Israel has condemned the International Atomic Energy Agency’s decision to recognize Palestine as an observer state as a "violation of international conventions."
Rabat – In a move to secure greater international legitimacy, Palestine agreed to join the International Atomic Energy Agency (IAEA) as an observer state on June 19, in exchange for full recognition of statehood from the organization.
As part of the agreement, the IAEA will now have the right to monitor the Palestinian Authority’s nuclear-related activities, such as ensuring the safety of fissionable and radioactive materials.
Although the Palestinian Autohrity does not have access to nuclear reactors or weapons, nuclear material is common in medical facilities and universities, which both utilize equipment constructed with nuclear and radioactive materials.
However, Israel, which has been criticized in the past for its nuclear activities, has condemned the agreement. Emmanuel Nahshon from the Israeli Foreign Ministry called the accord a “violation of international conventions.”
The spokesperson also accused the Palestinian authority of manipulating the international community to gain further recognition.
“This is another attempt by the Palestinian Authority to join international organizations in order to exploit them for political purposes,” Nahshon said.
“Israel does not recognize the attempts of the PA to join such organizations and such institutions as a state, and Israel views this as a violation of international agreements.”
Meanwhile, Israel has received its own host of criticism in the past due to its attitudes towards nuclear proliferation, specifically its refusal to comply with international regulations regarding nuclear energy and weapons.
Previously, Israel had refused to sign the Treaty on the Non-Proliferation of Nuclear Weapons, which is designed to prevent further proliferation of nuclear weapons of mass destruction and promote the peaceful use of nuclear energy.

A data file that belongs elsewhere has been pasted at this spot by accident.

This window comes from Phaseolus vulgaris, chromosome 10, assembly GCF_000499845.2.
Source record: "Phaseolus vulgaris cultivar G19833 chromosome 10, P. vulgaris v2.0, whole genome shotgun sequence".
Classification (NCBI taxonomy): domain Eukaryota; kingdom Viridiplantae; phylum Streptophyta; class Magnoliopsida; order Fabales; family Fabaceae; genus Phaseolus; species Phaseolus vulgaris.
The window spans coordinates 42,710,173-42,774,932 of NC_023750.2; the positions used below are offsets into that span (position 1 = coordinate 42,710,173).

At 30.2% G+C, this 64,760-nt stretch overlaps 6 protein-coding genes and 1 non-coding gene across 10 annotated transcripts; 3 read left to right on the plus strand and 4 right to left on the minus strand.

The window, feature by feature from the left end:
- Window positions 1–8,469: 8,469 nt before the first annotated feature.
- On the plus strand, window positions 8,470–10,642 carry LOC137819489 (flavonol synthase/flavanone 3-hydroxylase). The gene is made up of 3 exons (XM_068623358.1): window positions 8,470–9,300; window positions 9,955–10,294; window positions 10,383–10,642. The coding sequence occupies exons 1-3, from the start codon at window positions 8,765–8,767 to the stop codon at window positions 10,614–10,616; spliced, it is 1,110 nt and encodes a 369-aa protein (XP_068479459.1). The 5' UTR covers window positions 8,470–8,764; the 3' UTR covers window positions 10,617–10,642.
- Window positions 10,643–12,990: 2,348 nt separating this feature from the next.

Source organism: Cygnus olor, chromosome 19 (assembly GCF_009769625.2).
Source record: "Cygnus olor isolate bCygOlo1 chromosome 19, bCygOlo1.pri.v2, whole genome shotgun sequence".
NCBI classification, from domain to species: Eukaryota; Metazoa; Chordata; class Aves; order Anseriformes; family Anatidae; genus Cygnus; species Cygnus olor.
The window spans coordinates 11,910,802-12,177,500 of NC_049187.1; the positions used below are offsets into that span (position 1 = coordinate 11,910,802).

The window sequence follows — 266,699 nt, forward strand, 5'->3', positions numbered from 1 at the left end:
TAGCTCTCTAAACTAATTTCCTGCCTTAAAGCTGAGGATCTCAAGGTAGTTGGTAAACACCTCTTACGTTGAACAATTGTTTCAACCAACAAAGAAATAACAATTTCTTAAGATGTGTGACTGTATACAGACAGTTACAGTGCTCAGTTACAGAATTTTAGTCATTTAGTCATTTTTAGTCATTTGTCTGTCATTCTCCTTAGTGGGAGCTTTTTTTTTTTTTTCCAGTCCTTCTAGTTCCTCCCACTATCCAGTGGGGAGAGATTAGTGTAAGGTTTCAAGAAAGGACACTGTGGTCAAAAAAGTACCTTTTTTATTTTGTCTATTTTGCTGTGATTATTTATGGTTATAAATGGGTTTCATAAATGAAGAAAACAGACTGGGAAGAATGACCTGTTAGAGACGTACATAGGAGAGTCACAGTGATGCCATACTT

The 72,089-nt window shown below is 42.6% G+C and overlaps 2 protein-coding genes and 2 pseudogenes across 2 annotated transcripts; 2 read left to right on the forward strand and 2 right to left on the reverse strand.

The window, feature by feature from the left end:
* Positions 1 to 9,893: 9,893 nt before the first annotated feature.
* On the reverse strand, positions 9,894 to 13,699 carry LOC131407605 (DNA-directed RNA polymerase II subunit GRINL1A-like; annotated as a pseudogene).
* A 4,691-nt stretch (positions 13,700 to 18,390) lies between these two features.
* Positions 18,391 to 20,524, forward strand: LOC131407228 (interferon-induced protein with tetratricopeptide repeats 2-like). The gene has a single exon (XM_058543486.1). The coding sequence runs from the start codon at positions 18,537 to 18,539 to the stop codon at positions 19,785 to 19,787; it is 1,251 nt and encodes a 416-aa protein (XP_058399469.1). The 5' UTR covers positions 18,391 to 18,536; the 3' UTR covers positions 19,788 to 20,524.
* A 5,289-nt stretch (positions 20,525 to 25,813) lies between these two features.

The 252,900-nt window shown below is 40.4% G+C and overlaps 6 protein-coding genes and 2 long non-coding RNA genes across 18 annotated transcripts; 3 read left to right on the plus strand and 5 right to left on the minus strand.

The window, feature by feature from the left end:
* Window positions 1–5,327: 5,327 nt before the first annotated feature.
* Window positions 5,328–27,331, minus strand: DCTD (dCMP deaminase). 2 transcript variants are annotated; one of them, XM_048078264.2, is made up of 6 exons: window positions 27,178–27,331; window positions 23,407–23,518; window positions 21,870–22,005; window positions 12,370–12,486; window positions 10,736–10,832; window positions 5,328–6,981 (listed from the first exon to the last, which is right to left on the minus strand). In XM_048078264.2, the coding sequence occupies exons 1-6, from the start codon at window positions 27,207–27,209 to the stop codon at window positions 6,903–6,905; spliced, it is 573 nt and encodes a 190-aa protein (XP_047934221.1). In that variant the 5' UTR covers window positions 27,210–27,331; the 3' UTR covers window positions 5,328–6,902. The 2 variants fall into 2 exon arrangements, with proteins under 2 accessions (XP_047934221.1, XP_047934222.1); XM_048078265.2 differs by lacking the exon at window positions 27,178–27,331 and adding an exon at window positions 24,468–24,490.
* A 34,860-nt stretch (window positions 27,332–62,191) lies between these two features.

At the same time, Israel has refused to acknowledge whether it currently possesses nuclear weapons or not. This has led many to believe that the country does possess such weapons yet refuses to disclose such information.
Israel has also restricted IAEA inspectors to specific sites and only with supervision from Israeli authorities. One of the sites which IAEA inspectors are barred from entering is a nuclear facility outside of the city of Dimona, which has been suspected of harboring a nuclear weapons development program.
Regardless, the IAEA has refused to take a particular side, and has instead assured Israel and the international community of its neutrality towards political issues and of its exclusive concern with the prevention of nuclear conflict.
“The agreement does not in any way imply an expression of a position regarding the legal status of any state or territory or its powers or demarcation of its borders,” said one spokesperson from the IAEA.
Meanwhile, Saleh Abdel-Shafi, the Palestinian Authority’s representative to Austria, touted the agreement as a step in proving Palestine’s dedication towards international cooperation.
“Signing this agreement constitutes additional proof that the State of Palestine is a full and active partner in the international community,” Abdel-Shafi said.
There has not yet been a response from the United States; however, the US passed legislation in the 1990s to prohibit Congress from funding any UN organization which recognizes non-recognized states.
As a result, the more than $200 million which the US currently contributes to the IAEA every year could be jeopardized, which puts the IAEA at risk of losing a large proportion of its funding.